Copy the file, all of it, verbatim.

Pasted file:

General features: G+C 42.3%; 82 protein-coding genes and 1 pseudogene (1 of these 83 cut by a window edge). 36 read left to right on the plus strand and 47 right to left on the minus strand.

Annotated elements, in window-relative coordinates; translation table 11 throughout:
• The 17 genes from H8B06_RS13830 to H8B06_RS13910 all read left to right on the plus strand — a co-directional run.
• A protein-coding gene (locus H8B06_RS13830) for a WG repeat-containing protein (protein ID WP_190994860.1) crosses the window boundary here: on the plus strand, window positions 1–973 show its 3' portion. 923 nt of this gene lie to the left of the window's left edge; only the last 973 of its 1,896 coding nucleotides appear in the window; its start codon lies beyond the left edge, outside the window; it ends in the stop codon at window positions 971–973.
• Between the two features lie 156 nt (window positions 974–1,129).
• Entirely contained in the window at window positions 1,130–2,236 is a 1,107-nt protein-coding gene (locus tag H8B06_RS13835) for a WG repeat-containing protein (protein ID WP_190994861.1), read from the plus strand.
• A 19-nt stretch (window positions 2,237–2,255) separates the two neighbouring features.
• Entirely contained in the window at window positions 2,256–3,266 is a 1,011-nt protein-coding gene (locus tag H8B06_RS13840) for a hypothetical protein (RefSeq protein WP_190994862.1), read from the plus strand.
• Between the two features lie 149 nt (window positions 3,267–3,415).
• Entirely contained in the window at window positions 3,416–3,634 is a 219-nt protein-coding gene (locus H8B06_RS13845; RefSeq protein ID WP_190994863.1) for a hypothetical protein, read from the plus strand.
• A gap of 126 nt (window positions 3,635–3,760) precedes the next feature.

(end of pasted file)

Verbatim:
General features: G+C 42.3%; 82 protein-coding genes and 1 pseudogene (1 of these 83 cut by a window edge). 36 read left to right on the plus strand and 47 right to left on the minus strand.

Annotated elements, in window-relative coordinates; translation table 11 throughout:
• The 17 genes from H8B06_RS13830 to H8B06_RS13910 all read left to right on the plus strand — a co-directional run.
• A protein-coding gene (locus H8B06_RS13830) for a WG repeat-containing protein (protein ID WP_190994860.1) crosses the window boundary here: on the plus strand, window positions 1–973 show its 3' portion. 923 nt of this gene lie to the left of the window's left edge; only the last 973 of its 1,896 coding nucleotides appear in the window; its start codon lies beyond the left edge, outside the window; it ends in the stop codon at window positions 971–973.
• Between the two features lie 156 nt (window positions 974–1,129).
• Entirely contained in the window at window positions 1,130–2,236 is a 1,107-nt protein-coding gene (locus tag H8B06_RS13835) for a WG repeat-containing protein (protein ID WP_190994861.1), read from the plus strand.
• A 19-nt stretch (window positions 2,237–2,255) separates the two neighbouring features.
• Entirely contained in the window at window positions 2,256–3,266 is a 1,011-nt protein-coding gene (locus tag H8B06_RS13840) for a hypothetical protein (RefSeq protein WP_190994862.1), read from the plus strand.
• Between the two features lie 149 nt (window positions 3,267–3,415).
• Entirely contained in the window at window positions 3,416–3,634 is a 219-nt protein-coding gene (locus H8B06_RS13845; RefSeq protein ID WP_190994863.1) for a hypothetical protein, read from the plus strand.
• A gap of 126 nt (window positions 3,635–3,760) precedes the next feature.